MEPS 328:195-204 (2006)  -  doi:10.3354/meps328195

Summer mortality: effects on the distribution and abundance of the acorn barnacle Tetraclita japonica on tropical shores

Benny K. K. Chan1,4, David Morritt2, Maurizio De Pirro3, Kenneth M. Y. Leung2,5, Gray A. Williams1,*

1The Swire Institute of Marine Science, Department of Ecology & Biodiversity, The University of Hong Kong, Pokfulam Road, Hong Kong, SAR
2School of Biological Sciences, Royal Holloway, University of London, Egham, Surrey TW20 0EX, UK
3Dipartimento di Biologia Animale e Genetica, Università degli Studi di Firenze, Firenze, Italy
4Present address: Research Centre for Biodiversity, Academia Sinica, Taipei 115, Taiwan
5Present address: The Swire Institute of Marine Science, Department of Ecology & Biodiversity, The University of Hong Kong, Pokfulam Road, Hong Kong, SAR
*Corresponding author. Email:

ABSTRACT: In the Hong Kong rocky intertidal, the demography of the acorn barnacle Tetraclita japonica is largely determined by regular, intense mortality events in the summer and subsequent pulses of recruitment in late summer. During 2 consecutive summers from 2000 to 2001, 34 to 52 and 98 to 99% of T. japonica were killed on the mid- and high shore, respectively, with younger cohorts suffering higher mortality in the mid-shore. Recruitment of T. japonica occurs in late summer; as a result, the population in the high shore consists of a single cohort of new recruits, while the mid-shore supports 2 cohorts (new recruits and adult survivors). To investigate how thermal stress affects acorn barnacle populations, air and rock temperatures and sub-lethal physiological measures (body temperature, sinus pulsation rate and haemolymph osmolality) of T. japonica were taken on the mid- and high shore during daytime, low spring tides in June–July 2001. Mean body temperature increased gradually after emersion, reaching a maximum of ~48°C at noon, 6 to 8°C higher than the adjacent rock surface. T. japonica entered a heat-induced coma when body temperatures reached 45°C. Osmolality of the haemolymph and sinus pulsation rate increased with body temperature as a result of water loss and possibly altered haemolymph pressure; both were greater in high than in mid-shore individuals, with barnacles on horizontal surfaces being hotter than those on vertical surfaces. Body temperature and sinus pulsation rate differed between shore levels, but were similar at spatial scales of 1 to 20 m at the same tidal height. Haemolymph osmolality, however, varied over this distance, probably due to individual variation in the amount of mantle water trapped before emersion and possible micro-habitat differences. Heat and desiccation stress, therefore, play an important role in determining the life history of T. japonica by limiting their distribution and abundance and influencing the demography of the population at different spatial scales.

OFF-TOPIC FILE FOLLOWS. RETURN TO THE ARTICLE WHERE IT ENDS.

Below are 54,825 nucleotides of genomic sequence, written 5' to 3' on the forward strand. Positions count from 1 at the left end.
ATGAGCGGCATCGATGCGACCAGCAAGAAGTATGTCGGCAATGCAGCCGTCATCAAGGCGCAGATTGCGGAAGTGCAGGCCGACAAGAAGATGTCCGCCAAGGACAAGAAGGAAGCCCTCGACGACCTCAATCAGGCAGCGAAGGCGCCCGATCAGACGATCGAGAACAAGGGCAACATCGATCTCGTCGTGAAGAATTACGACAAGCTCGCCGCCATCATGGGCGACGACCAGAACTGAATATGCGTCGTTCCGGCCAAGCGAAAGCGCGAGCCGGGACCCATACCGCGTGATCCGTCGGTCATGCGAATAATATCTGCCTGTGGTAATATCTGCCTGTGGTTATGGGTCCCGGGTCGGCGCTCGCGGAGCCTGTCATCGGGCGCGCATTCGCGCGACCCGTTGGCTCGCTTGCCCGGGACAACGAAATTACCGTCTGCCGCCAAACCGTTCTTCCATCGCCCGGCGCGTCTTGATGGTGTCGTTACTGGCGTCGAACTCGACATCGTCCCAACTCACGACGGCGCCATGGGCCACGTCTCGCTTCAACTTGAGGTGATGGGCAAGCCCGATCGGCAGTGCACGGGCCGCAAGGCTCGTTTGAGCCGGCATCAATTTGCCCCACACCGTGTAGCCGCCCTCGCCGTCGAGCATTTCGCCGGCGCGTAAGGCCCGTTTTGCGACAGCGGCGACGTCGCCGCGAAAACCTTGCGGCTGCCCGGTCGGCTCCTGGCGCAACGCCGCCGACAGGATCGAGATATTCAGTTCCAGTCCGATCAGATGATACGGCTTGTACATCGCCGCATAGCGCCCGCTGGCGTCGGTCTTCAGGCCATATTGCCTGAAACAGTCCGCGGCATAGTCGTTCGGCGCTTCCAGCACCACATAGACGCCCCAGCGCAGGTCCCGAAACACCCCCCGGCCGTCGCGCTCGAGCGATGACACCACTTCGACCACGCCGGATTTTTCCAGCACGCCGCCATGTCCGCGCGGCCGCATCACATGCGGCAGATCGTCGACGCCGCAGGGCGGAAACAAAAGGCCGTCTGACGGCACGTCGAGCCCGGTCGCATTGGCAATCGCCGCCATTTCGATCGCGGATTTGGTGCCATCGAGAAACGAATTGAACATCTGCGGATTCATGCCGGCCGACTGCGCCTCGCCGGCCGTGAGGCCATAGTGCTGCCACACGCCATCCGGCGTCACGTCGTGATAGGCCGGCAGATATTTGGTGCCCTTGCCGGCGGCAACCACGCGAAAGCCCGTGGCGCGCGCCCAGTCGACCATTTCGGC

KEY WORDS: Barnacle · Tetraclita · Summer mortality · Distribution

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